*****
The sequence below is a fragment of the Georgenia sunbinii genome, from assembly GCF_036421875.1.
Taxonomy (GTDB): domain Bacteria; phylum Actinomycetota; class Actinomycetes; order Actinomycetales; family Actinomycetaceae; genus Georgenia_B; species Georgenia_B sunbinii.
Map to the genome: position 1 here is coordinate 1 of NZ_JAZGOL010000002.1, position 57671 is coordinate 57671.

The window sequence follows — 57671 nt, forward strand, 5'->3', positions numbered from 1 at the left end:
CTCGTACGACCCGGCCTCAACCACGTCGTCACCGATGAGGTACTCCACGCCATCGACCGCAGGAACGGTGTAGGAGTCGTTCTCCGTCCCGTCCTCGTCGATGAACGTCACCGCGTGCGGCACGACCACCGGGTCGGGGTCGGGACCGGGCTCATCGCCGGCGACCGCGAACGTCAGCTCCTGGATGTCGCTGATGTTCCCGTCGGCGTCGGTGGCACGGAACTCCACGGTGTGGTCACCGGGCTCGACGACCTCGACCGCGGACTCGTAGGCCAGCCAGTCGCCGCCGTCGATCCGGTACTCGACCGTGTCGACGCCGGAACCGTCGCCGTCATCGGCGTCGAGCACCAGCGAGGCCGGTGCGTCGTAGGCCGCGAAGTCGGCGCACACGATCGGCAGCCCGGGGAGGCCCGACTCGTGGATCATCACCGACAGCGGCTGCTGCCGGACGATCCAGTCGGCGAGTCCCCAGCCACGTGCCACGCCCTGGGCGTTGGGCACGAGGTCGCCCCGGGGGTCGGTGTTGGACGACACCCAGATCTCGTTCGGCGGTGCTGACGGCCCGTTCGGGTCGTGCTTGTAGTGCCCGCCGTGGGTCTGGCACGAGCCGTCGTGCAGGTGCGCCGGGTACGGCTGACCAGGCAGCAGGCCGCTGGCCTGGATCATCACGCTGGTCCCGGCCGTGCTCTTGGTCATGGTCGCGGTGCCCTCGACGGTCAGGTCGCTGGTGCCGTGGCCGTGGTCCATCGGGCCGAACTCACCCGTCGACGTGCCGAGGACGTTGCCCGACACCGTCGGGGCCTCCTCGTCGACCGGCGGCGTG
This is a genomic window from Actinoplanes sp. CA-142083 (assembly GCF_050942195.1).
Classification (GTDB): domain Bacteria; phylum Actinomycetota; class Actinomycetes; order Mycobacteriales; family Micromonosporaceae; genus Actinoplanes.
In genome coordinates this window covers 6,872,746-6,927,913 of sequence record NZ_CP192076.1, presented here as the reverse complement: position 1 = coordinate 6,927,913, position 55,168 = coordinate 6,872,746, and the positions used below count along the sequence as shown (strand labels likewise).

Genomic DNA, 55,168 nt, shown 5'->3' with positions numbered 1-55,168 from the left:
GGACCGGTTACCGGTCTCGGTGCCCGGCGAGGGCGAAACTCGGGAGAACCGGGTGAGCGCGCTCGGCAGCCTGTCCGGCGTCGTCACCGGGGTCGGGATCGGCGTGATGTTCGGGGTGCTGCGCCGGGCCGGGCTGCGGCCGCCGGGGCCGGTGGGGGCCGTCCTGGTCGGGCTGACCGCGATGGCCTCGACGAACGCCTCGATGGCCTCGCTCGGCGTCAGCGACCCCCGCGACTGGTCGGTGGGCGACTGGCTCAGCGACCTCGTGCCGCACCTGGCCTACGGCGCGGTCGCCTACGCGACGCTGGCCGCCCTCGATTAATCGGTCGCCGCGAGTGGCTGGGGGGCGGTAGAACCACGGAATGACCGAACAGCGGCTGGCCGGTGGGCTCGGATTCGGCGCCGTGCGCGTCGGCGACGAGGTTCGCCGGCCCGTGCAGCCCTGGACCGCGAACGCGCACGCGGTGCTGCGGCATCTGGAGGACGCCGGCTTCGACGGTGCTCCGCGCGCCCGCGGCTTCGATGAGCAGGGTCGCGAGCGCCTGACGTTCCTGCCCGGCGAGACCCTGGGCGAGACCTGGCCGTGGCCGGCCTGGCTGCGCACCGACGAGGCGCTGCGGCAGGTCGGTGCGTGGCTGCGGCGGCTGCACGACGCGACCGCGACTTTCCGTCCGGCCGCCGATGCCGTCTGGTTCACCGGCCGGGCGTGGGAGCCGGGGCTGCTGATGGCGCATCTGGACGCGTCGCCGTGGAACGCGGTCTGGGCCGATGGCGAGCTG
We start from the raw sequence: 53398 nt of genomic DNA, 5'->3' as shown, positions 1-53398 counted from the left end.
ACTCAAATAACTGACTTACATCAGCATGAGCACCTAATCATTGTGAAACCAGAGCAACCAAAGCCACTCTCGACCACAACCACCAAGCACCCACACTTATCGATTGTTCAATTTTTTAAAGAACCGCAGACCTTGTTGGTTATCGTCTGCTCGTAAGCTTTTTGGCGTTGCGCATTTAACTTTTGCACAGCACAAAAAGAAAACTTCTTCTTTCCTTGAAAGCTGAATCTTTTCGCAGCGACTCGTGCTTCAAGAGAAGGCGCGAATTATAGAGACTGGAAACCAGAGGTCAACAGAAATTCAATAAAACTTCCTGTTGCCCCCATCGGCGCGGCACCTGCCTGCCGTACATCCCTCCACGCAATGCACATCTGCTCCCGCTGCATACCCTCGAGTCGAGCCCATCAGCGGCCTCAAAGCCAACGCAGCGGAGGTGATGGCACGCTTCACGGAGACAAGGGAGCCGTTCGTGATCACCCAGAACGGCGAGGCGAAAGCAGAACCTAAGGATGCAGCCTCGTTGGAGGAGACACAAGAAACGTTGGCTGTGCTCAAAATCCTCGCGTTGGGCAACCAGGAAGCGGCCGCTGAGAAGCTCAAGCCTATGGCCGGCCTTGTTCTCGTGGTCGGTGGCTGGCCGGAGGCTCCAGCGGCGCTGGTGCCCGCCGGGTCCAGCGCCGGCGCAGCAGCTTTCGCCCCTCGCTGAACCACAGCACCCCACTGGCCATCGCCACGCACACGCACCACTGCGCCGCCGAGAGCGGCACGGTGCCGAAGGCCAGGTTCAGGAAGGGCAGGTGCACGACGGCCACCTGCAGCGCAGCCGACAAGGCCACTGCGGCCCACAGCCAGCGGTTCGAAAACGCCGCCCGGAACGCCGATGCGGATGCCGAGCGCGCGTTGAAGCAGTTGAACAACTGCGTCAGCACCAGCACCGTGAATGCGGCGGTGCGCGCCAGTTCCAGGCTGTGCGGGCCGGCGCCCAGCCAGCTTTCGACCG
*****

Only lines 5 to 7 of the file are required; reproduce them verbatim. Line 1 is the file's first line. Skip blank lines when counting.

CTCGTACGACCCGGCCTCAACCACGTCGTCACCGATGAGGTACTCCACGCCATCGACCGCAGGAACGGTGTAGGAGTCGTTCTCCGTCCCGTCCTCGTCGATGAACGTCACCGCGTGCGGCACGACCACCGGGTCGGGGTCGGGACCGGGCTCATCGCCGGCGACCGCGAACGTCAGCTCCTGGATGTCGCTGATGTTCCCGTCGGCGTCGGTGGCACGGAACTCCACGGTGTGGTCACCGGGCTCGACGACCTCGACCGCGGACTCGTAGGCCAGCCAGTCGCCGCCGTCGATCCGGTACTCGACCGTGTCGACGCCGGAACCGTCGCCGTCATCGGCGTCGAGCACCAGCGAGGCCGGTGCGTCGTAGGCCGCGAAGTCGGCGCACACGATCGGCAGCCCGGGGAGGCCCGACTCGTGGATCATCACCGACAGCGGCTGCTGCCGGACGATCCAGTCGGCGAGTCCCCAGCCACGTGCCACGCCCTGGGCGTTGGGCACGAGGTCGCCCCGGGGGTCGGTGTTGGACGACACCCAGATCTCGTTCGGCGGTGCTGACGGCCCGTTCGGGTCGTGCTTGTAGTGCCCGCCGTGGGTCTGGCACGAGCCGTCGTGCAGGTGCGCCGGGTACGGCTGACCAGGCAGCAGGCCGCTGGCCTGGATCATCACGCTGGTCCCGGCCGTGCTCTTGGTCATGGTCGCGGTGCCCTCGACGGTCAGGTCGCTGGTGCCGTGGCCGTGGTCCATCGGGCCGAACTCACCCGTCGACGTGCCGAGGACGTTGCCCGACACCGTCGGGGCCTCCTCGTCGACCGGCGGCGTG
This is a genomic window from Actinoplanes sp. CA-142083 (assembly GCF_050942195.1).
Classification (GTDB): domain Bacteria; phylum Actinomycetota; class Actinomycetes; order Mycobacteriales; family Micromonosporaceae; genus Actinoplanes.